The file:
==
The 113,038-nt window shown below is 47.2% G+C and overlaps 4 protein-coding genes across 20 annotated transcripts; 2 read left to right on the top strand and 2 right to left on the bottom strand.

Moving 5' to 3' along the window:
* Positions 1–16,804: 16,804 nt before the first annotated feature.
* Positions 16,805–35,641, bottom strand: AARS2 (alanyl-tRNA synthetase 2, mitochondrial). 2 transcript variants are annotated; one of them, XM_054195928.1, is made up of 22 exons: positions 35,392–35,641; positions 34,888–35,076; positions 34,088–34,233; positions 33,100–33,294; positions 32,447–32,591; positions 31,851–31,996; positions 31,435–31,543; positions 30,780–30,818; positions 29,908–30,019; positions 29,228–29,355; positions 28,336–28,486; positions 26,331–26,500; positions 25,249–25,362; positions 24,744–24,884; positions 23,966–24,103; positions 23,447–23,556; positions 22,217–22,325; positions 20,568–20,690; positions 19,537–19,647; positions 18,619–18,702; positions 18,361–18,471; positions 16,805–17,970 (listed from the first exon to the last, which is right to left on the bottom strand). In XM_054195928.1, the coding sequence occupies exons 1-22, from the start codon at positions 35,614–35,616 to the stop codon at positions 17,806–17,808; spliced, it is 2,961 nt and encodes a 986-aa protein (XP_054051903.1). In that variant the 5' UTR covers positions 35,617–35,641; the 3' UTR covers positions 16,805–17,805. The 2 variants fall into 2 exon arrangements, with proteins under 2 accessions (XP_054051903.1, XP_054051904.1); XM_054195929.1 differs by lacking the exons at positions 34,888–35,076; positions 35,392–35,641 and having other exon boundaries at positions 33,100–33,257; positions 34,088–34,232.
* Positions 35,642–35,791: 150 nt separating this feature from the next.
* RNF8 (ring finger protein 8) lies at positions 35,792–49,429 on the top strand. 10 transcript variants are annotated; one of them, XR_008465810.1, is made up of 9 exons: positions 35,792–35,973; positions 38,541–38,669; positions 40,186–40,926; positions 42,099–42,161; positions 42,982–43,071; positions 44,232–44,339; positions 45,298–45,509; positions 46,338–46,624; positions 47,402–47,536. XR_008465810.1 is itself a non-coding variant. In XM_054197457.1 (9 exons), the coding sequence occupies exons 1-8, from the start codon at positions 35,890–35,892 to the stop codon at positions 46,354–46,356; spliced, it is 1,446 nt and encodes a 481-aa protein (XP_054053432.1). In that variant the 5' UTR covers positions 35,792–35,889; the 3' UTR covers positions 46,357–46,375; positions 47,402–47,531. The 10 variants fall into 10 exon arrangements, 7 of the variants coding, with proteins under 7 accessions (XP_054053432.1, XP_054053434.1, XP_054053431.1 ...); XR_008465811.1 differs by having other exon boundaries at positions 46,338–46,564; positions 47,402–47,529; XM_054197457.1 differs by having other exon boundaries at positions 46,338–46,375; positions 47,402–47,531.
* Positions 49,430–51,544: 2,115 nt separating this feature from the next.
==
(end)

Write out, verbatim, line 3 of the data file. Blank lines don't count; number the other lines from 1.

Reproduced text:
* Positions 1–16,804: 16,804 nt before the first annotated feature.